The Maldivian Democratic Party (MDP), currently holding a parliamentary majority, has indicated potential opposition to the cabinet nomination of Adam Shareef Umar for the Ministry of Cities, Local Government, and Public Works. This development follows a wave of public dissent and criticism from rights groups and opposition parties in response to the government’s decision to block access to three anti-government news websites.

Among the blocked websites was the registered news outlet ‘Furathama’. The move sparked public outcry and drew condemnation from several organisations, including the Maldives Journalists Association (MJA), Editors’ Guild of Maldives, Transparency Maldives, and the Maldives Media Council (MMC). The government has since lifted the block on ‘Furathama’ in response to the backlash.

The opposition MDP strongly criticised the decision and called on the government to lift these online restrictions to prevent democratic backsliding. Umar finds himself under scrutiny as the Communications Authority of Maldives (CAM), responsible for the website blocks, falls under his proposed ministry.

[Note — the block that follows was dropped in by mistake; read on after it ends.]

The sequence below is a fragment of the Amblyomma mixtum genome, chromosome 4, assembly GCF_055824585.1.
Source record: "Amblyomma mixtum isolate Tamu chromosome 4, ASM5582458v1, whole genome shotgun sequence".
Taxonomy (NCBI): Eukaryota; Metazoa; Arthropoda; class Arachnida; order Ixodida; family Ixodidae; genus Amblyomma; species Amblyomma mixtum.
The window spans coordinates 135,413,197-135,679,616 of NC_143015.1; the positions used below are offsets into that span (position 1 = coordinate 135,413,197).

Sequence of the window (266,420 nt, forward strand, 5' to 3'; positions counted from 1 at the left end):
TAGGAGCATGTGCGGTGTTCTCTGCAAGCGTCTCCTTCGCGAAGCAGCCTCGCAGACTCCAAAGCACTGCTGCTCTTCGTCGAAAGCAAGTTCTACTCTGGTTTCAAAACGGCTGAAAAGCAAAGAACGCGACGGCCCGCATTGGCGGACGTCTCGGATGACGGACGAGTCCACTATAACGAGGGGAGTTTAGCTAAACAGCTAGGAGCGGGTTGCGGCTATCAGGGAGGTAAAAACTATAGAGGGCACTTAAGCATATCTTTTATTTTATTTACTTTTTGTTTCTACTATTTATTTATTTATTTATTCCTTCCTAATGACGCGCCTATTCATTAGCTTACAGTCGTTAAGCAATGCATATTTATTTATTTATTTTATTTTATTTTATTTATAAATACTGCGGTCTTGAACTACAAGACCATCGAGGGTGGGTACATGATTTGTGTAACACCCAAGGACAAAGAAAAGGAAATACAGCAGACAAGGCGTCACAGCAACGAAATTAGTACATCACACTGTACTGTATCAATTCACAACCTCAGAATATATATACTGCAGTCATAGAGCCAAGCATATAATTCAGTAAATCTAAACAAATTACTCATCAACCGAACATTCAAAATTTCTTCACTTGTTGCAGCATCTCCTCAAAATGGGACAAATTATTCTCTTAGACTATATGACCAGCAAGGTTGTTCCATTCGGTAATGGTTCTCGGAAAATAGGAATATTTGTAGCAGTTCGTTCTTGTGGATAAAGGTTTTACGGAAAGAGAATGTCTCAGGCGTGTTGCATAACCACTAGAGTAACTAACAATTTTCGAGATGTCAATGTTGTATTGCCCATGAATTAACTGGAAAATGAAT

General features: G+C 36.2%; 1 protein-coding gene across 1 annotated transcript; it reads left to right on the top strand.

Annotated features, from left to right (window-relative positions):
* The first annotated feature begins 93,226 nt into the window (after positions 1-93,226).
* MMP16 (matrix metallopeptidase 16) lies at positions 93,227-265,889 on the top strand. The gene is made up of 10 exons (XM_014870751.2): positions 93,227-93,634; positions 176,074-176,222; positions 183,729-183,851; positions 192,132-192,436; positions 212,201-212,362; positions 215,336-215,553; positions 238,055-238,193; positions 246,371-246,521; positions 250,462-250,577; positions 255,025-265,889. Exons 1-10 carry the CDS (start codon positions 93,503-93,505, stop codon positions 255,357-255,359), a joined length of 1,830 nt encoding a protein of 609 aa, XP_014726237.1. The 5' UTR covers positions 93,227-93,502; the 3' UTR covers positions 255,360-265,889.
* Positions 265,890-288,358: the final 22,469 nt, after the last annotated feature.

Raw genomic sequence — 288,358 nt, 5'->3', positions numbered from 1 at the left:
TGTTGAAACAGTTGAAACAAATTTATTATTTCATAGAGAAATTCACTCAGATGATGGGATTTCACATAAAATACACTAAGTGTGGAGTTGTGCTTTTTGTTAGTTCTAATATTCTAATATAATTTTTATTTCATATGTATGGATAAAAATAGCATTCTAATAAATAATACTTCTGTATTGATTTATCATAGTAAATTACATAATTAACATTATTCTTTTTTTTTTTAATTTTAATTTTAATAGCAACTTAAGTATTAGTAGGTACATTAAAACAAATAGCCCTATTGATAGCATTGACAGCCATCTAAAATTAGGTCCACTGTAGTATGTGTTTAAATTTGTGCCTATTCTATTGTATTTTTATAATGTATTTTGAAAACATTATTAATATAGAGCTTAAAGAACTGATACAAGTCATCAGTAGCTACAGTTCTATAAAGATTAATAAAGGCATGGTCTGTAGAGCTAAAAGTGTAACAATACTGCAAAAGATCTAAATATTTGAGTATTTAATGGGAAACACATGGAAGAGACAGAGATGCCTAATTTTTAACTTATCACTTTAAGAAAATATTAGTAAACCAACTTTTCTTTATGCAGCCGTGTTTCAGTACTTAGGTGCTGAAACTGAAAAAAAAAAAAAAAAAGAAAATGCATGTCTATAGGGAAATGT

Fayyaz Ismail, the chairperson of the MDP, expressed his concerns on social media, stating, “As the defence minister under former President Abdulla Yameen Abdul Gayoom, Umar presided over an unprecedented event in our history – the entry and assault of MPs by the army in parliament. Now, through CAM, he has begun to curtail freedom of expression. Given these actions, I see no justification for the MDP’s approval of his cabinet appointment.”

The Parliament Government Oversight Committee, currently reviewing the President Mohamed Muizzu’s cabinet nominations, had to cancel a meeting scheduled for Saturday due to a lack of quorum.

While the MDP holds a majority in parliament with 55 seats, the fate of Umar’s cabinet nomination lies in their hands. Umar served as the MP for Maduvvari in the 19th parliament until his appointment as a cabinet minister.

The parliament was set to vote on the new cabinet on 18 December, but the voting was postponed due to outstanding legal and procedural concerns. The government has since submitted the mandates of the ministries for parliamentary approval. The Government Oversight Committee is set to meet on Sunday to address the matter. While parliament has yet to vote on the new cabinet, it has extended its current session until 28 December to ensure the vote is held before it goes to recess.